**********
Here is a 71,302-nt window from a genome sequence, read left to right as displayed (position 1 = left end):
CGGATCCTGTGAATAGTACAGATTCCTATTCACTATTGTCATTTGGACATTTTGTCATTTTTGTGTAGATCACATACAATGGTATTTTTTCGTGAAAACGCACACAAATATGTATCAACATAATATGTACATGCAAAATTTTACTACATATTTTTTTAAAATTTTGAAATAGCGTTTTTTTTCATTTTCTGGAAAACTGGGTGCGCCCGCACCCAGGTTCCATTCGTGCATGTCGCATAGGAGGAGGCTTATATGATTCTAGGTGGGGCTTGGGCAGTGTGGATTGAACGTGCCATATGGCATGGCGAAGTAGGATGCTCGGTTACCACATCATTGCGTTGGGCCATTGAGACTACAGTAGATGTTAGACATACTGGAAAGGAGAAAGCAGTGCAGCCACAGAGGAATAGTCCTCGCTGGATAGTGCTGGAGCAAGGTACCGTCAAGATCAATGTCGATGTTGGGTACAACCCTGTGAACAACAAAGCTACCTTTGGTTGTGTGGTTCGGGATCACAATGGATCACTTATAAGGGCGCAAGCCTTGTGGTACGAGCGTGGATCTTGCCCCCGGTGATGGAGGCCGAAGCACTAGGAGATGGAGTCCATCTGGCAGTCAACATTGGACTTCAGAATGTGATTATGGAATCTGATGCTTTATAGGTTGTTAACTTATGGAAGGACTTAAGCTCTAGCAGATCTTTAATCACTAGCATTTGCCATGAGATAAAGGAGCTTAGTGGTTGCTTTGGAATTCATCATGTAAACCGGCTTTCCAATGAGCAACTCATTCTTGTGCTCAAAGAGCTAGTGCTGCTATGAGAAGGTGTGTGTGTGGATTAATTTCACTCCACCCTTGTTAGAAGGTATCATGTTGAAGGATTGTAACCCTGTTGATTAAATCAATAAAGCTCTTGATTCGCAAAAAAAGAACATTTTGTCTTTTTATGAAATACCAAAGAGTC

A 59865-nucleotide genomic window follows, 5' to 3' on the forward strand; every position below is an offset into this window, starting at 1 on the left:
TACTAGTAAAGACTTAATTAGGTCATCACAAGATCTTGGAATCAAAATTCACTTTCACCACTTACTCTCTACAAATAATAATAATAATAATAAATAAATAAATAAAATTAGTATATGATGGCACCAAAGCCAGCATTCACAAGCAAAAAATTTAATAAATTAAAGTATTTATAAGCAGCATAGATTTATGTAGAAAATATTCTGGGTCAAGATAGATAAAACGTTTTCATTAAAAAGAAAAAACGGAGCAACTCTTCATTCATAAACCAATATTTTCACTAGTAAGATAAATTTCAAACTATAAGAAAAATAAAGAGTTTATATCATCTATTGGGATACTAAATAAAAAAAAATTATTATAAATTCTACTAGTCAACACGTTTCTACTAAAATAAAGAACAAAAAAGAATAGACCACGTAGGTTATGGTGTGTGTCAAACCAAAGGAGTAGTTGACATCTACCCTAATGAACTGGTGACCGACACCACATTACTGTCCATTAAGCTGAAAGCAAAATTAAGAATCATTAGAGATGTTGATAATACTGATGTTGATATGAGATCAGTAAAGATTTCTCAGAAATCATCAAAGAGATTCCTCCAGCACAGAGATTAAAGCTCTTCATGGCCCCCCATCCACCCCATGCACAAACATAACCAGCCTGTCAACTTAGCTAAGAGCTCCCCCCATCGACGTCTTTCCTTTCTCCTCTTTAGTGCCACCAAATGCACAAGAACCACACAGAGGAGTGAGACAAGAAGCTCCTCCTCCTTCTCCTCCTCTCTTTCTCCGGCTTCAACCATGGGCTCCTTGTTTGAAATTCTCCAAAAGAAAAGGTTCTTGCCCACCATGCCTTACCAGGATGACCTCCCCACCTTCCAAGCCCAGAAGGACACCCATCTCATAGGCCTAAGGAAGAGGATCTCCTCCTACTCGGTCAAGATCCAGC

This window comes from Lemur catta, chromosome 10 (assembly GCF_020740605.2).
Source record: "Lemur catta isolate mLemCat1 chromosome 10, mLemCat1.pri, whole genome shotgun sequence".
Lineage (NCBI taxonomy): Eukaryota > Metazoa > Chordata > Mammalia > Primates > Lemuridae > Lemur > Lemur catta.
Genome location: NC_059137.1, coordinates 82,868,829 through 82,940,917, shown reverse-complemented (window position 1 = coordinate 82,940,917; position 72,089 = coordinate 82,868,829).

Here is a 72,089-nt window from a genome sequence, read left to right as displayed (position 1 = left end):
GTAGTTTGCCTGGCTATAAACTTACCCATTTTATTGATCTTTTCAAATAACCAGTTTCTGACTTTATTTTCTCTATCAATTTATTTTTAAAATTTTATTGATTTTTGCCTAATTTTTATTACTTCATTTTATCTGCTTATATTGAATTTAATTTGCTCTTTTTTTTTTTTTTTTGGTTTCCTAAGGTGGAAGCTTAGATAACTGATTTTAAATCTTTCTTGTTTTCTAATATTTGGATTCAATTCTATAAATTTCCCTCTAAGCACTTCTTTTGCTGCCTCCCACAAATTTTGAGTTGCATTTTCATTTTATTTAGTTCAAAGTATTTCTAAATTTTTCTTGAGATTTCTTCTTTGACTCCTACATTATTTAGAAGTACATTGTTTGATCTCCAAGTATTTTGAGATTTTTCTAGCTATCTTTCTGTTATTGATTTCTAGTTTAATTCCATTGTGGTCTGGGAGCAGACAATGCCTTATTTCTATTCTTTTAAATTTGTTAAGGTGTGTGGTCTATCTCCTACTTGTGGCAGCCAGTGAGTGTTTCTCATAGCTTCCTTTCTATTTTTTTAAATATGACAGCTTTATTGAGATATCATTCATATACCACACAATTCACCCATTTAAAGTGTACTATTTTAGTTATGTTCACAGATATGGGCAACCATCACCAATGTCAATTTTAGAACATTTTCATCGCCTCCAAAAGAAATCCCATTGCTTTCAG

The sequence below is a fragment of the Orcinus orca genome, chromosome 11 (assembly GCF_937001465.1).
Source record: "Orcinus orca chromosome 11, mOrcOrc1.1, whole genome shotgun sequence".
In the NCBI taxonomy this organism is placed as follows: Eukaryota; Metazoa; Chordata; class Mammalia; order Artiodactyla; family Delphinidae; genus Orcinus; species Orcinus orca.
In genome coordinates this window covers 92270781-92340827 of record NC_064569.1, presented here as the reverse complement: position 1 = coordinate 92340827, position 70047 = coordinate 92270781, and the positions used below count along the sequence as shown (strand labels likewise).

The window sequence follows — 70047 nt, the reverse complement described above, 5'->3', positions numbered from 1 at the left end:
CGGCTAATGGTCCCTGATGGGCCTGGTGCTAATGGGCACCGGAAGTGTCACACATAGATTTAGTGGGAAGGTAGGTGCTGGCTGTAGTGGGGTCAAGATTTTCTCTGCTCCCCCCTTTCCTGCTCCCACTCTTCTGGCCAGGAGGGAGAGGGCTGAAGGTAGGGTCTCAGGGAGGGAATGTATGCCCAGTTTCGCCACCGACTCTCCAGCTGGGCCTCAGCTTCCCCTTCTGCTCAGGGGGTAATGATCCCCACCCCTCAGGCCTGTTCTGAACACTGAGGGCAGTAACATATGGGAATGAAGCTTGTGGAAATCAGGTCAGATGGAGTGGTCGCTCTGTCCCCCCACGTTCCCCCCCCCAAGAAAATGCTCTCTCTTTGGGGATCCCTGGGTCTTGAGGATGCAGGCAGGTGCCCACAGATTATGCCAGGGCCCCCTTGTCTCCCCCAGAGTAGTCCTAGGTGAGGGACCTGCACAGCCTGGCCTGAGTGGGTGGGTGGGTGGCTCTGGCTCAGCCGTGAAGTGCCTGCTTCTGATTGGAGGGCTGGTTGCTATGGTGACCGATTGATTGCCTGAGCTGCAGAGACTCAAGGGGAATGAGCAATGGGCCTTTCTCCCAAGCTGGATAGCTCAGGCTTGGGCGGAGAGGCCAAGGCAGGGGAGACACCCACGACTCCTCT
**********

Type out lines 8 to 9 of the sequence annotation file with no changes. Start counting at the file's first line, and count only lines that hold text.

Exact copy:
Genome location: NC_059137.1, coordinates 82,868,829 through 82,940,917, shown reverse-complemented (window position 1 = coordinate 82,940,917; position 72,089 = coordinate 82,868,829).

Here is a 72,089-nt window from a genome sequence, read left to right as displayed (position 1 = left end):